In Bahrain, ‘Let’s do brunch’ rarely constitutes an empty threat. Whether it’s families out for a pleasant meal or clubbers topping up after Thursday night’s excesses, Friday brunch is a pursuit that seems to get the Kingdom eating… and eating. Just about every joint in town has offers guaranteed to have even the most discerning of glutton salivating. What they all have in common is the opportunity to eat and drink as much as you like and at the end of the day not worry (too much) about the bill. Read on for the low-down on our five favourite feasts.
*Prices are inclusive of alcoholic and non-alcoholic beverages unless otherwise stated.
Radisson Diplomat Hotel (39 466 834).
BD34 including unlimited house beverages and BD28 including house beverages for military. Kids under 6 eat free and kids between 6 to 12 half price. Fri noon-3.30pm.
A reliably rowdy affair, the Diplomat Brunch is not for the faint-hearted. Live music is provided courtesy of the amusingly inept in-house band, who will also drag unwitting birthday boys and girls or leavers up onto the stage to take part in farcical catwalk parades or dance competitions. Although the food isn’t bad, the emphasis nonetheless is on quantity rather than quality. For mains, choose from the sushi bar, live cooking stations, the carvery and buffet which offers anything from English breakfasts to biriyanis. Free flowing bubbly is included in the price, although trying to get the waiter to stop at your table with the bottle can be a challenge. The brunch finishes at 3pm, but the fun doesn’t stop there, as the majority move on down to the Fiddler’s Green pub on the ground floor where the merriment continues well into the evening. If you make it to midnight then you’ll be considered a ‘pro’.
Golden Tulip Hotel
Diplomatic Area (17 535 000).
Hours Friday 12.15pm-4pm. Cost BD14.
If you’re after a more civilised, sophisticated brunch, then get yourself to the Golden Tulip. This spread offers plenty of choice, with flavours from every corner of the globe.
The salad bar is particularly impressive. Not only do you have a wide variety of mezze, but a selection of European and Asian-inspired salads too. For mains, take your pick of locally caught shellfish and crustaceans, and then choose your method of preparation. The grilled lobster or crayfish, cooked outside on a barbecue, is particularly recommended. For a sweet-tooth the mediocre miniature pastries and the obligatory chocolate fountain may be a little disappointing. Entertainment is provided by a duo whose renditions of old ‘favourites’ offer little more than a quiet auditory backdrop. On the plus side, it does mean that you can have a conversation with tablemates, rather than a shouting match.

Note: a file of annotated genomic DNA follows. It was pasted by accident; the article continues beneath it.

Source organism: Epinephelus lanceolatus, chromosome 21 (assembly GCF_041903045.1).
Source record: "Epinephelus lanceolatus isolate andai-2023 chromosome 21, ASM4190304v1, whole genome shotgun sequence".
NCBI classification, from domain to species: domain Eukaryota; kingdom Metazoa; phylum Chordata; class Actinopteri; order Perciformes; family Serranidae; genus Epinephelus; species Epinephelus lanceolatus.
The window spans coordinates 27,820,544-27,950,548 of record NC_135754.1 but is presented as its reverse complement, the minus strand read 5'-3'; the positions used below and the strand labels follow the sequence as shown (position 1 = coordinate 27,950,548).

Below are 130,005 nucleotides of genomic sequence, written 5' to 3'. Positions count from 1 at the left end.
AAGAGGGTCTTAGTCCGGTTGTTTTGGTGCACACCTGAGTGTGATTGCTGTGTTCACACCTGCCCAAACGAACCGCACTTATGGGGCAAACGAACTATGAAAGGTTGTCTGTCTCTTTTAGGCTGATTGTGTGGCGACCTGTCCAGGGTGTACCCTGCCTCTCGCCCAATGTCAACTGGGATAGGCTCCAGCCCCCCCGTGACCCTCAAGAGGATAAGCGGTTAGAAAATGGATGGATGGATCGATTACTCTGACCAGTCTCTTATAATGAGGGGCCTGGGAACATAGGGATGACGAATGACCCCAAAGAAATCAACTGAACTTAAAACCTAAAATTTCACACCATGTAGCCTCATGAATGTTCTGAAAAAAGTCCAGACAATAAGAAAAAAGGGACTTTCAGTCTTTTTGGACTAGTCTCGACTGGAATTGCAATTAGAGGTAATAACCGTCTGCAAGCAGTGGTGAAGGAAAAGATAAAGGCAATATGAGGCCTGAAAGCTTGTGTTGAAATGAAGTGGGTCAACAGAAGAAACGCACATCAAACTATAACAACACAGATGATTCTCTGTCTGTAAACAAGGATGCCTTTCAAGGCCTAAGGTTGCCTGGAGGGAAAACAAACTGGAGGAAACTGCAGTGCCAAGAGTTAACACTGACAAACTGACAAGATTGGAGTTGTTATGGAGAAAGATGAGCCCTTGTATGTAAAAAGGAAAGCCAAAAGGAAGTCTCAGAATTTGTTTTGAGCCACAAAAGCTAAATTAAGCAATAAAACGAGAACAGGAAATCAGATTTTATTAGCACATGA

Movenpick Hotel Bahrain
Muharraq (17 460 000).
Hours Friday 12.30pm-4pm. Cost BD24.
One word describes this feast – enormous. The brunch is spread throughout the hotel’s three restaurants with different food stations in different locations. Indeed, the long duration of the brunch provides a chance to walk around and explore all the food stations, as well as walk off some of the calories you’ve already consumed. There are live cooking stations serving fresh fish, meat and curry. Desserts are a sweet dream while the cheese station is cleverly set out in the wine cellar between two of the restaurants, giving it something of a continental feel. Throw into the mix a live band, plus balloon modelling and face painting for nippers, and it’s easy to see why this is one of the most popular brunches on the island.
Ric’s Kountry Kitchen
Juffair (17 725 550).
Hours Friday 11.30am-3pm. Cost BD11.
Situated slap bang in the heart of Bahrain’s ‘little America’, it’s not surprising that the majority of the patrons who frequent Ric’s brunch are Yanks from the nearby naval base. The crowd and venue are very much an acquired taste, but if you’re looking for hearty, home-style American cooking, you can’t go far wrong. The brunch is held upstairs in the restaurant villa, in an unusual room that consists of two levels. You’ll get a somewhat quieter experience if you choose to sit on the lower level, as the upper one, where the buffet and the bar are based, gets rather raucous later on.
As for the food, expect around 10 tasty Tex-Mex style dishes, plus a few live cooking stations. Time Out suggests going completely OTT by starting off with an American-style breakfast of bacon with beans before tucking into the succulent, meat-heavy ribs. The steaks are enormous and work especially well when paired with creamy mashed potatoes and gravy. While you gorge, a lone musician strums a decent selection of classic songs and you’re positively encouraged to put in requests or else get up and sing yourself.
Ritz Carlton Brunch
(17 586 499).
Hours Friday noon-4pm. Cost BD19.
As you would expect, the Ritz’s brunch is a glitzy affair. Yet despite the smart surroundings, a party atmosphere prevails. Indeed, a birthday celebration always includes a cake and a song from the staff. And so to the food…the buffet here is wide and wonderful. Arabic staples share space with sushi. There’s also an Indian station serving pani puri and the delicious little batter cakes bursting with lentils are to die for. A wide selection of main dishes from roasts to pasta completes the savoury section. After those are launched down your foodpipe it’s time to move onto the sweets, most of which will have you guiltily rushing back for second helpings. Save some room, however, for the seriously good cheese board.